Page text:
By Subhash Narayan
New Delhi: Oil companies may have provided relief to consumers by keeping the pump prices of petrol and diesel static for the past nine days even on rising global oil prices, but it is the heavy load of taxes that has kept the two auto fuels price closer to all-time high levels now with the pandemic-affected revenue stream preventing the government from considering a duty cut.
Taxes and duties now account for 62.5 per cent of the retail price of petrol and 57.77 per cent of the retail price of diesel in the capital at current level of pump prices.
The taxes component has fallen over the fortnight as global price of petrol and diesel has also risen in past few days. Otherwise taxes were well over 70 per cent of the retail price of petrol till the start of the month.
What the higher level of taxes means is that the bulk of the retail price a common man pays to get fuel is tax and if the government would not have targeted petrol and diesel to raise revenue every time there is a pressing need for it, the fuel prices in India today would have mirrored retail prices prevailing decades ago (in 2003) and closer to what consumers in oil-rich countries in the Gulf pay.
The current state tax (VAT) rate on petrol and diesel has risen to Rs 19.32 and Rs 10.85 per litre, respectively, in Delhi.
Similarly, the Centre’s decision in May to raise excise duties on petrol and diesel by Rs 10 and Rs 13 per litre, respectively, had taken up the component of this tax on retail prices by Rs 32.98 on petrol and Rs 31.83 per litre on diesel.
So the total tax component (central and state in Delhi) is Rs 52.30 a litre on petrol and Rs 42.68 on diesel. Compare this with the base price of the two products today and the tax load becomes clearly visible. The base price of petrol currently is a mere Rs 27.37 a litre and diesel is just Rs 28.32 a litre.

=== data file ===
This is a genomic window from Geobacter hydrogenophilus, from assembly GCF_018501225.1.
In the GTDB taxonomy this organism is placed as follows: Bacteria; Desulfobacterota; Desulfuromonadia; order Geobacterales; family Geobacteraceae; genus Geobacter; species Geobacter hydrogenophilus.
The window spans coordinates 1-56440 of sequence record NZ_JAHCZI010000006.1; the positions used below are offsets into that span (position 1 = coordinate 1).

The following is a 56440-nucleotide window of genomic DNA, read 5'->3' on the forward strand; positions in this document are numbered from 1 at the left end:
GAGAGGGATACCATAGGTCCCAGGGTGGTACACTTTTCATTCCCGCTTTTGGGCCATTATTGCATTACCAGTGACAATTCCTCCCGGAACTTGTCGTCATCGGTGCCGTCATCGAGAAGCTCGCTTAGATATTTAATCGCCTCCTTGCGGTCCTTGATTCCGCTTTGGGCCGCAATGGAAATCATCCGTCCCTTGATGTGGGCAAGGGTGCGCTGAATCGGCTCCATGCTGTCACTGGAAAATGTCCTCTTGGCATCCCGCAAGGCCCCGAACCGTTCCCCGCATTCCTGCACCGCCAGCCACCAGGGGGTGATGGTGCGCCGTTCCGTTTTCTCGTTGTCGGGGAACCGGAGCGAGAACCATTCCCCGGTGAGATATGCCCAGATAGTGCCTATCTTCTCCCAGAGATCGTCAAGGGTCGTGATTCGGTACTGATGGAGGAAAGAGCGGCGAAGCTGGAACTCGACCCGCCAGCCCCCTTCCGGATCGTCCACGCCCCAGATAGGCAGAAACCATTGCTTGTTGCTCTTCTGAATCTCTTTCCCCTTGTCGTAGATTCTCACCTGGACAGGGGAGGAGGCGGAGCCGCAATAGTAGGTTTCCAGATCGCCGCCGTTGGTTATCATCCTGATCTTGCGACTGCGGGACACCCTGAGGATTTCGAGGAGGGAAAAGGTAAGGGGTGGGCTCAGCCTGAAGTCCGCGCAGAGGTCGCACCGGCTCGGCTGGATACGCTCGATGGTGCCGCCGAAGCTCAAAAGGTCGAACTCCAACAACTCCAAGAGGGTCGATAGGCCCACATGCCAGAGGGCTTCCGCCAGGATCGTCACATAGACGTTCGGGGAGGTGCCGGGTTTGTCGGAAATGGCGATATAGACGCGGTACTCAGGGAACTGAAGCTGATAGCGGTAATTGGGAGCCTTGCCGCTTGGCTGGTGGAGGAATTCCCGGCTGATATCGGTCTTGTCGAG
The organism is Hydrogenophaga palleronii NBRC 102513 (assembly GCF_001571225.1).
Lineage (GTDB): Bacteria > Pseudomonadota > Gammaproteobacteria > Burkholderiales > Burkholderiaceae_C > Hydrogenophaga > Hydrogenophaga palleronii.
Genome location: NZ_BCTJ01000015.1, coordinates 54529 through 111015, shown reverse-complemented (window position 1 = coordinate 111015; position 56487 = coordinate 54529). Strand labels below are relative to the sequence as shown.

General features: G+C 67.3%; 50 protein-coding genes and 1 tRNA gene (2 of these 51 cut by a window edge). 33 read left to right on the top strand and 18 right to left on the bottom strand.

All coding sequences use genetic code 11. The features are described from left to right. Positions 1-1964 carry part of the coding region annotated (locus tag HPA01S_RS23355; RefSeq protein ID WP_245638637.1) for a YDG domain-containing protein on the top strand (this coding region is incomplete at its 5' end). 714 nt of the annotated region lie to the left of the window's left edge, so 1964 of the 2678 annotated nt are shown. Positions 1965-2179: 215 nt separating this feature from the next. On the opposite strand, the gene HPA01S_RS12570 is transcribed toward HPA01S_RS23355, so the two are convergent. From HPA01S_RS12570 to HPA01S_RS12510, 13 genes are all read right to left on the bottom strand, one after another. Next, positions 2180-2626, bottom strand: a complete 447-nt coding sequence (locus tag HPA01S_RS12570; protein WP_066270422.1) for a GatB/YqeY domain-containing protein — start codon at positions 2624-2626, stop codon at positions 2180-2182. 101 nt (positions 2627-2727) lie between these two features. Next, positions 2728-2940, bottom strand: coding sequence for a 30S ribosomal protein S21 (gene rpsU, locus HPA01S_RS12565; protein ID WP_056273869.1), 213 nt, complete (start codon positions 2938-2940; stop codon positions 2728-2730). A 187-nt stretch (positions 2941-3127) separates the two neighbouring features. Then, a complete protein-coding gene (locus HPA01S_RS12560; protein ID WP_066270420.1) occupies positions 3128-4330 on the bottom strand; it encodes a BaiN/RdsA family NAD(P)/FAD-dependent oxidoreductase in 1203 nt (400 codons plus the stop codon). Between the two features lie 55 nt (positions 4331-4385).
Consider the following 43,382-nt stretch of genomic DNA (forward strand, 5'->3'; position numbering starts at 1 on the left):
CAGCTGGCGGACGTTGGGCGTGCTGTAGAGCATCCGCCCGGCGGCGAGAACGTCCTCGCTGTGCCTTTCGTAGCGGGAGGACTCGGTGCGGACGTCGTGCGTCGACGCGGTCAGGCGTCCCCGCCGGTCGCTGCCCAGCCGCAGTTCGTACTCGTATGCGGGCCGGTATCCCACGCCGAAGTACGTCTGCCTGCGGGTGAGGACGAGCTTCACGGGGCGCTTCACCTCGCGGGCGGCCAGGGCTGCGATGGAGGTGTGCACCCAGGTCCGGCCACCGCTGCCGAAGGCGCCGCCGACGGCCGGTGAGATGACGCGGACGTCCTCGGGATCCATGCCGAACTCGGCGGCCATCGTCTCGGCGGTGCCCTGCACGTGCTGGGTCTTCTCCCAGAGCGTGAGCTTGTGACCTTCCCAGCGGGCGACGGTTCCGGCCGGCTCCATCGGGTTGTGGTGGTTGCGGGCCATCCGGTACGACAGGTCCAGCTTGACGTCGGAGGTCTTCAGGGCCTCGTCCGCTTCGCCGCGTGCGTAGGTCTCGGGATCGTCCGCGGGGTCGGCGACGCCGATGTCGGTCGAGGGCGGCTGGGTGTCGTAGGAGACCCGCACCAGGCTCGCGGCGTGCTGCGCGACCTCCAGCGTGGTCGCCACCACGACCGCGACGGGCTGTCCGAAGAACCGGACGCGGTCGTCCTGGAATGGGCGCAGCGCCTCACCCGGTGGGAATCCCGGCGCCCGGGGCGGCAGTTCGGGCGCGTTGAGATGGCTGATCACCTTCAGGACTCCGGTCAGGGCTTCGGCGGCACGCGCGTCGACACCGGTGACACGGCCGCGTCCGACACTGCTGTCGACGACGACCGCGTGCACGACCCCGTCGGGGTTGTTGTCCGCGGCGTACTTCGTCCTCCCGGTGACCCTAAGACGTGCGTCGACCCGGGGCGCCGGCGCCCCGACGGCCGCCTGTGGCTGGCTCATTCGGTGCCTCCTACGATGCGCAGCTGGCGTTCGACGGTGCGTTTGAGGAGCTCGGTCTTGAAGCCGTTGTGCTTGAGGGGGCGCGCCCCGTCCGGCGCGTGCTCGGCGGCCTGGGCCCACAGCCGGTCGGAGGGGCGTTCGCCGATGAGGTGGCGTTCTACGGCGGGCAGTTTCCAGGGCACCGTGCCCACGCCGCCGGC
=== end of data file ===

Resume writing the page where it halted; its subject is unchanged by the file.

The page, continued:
The base price was much lower till a fortnight ago meaning that the two products are being heavily milked for revenue at the cost of consumers who are at the receiving end of the pandemic bearing higher prices for both food and fuel.
Together with central and state taxes, freight, and dealers’ commission, petrol on Wednesday was priced at Rs 83.71 a litre in Delhi while diesel’s current selling price stands at Rs 73.87 a litre.
“Auto fuels comprise 20-30 per cent of revenue of state governments while it forms a significant portion of excise revenue for states. As the fuel is still out of GST raising duties is easier for both the Centre and states that target the product to raise revenue whenever there is an emergency. But high set price of fuel also adds inflationary pressure on the economy that would just not be right at this juncture when the country is fighting the coronavirus outbreak,” said an oil sector analyst not willing to be named.
According to analysts Rs 5 per litre increase in retail price of petrol and diesel could add upto 0.5 per cent to retail inflation that stood at high level of 6.94 per cent in November.
After maintaining low levels, global oil prices have now risen expecting a demand pick up after the news of a successful coronavirus vaccine broke. While oil companies had kept retail prices from falling consistently in August, September and October even though global oil prices remained soft, they have regularly raised the retail prices since then to bring the pump prices closer to all-time high levels seen in October 2018.
The retail price rise has been held back for the past nine days even though there is a case for it as crude has crossed $50 a barrel. But, the government has still not shown any inclination to revise the taxes downwards as it was decided earlier to manage extreme volatility. The taxes on the two petroleum products have risen on many more occasions in last few years than a cut in taxes.
Sources said that the government has now indicated that even with higher central duty, there would not be any increase in retail price of petrol and diesel. Oil companies have built enough buffer in past few days by not revising pump prices and jacking up their marketing margins. The high marketing margin with OMCs will prevent further increase in auto fuel prices.
(Subhash Narayan can be contacted at firstname.lastname@example.org)
Disclaimer: This story is auto-generated from IANS service.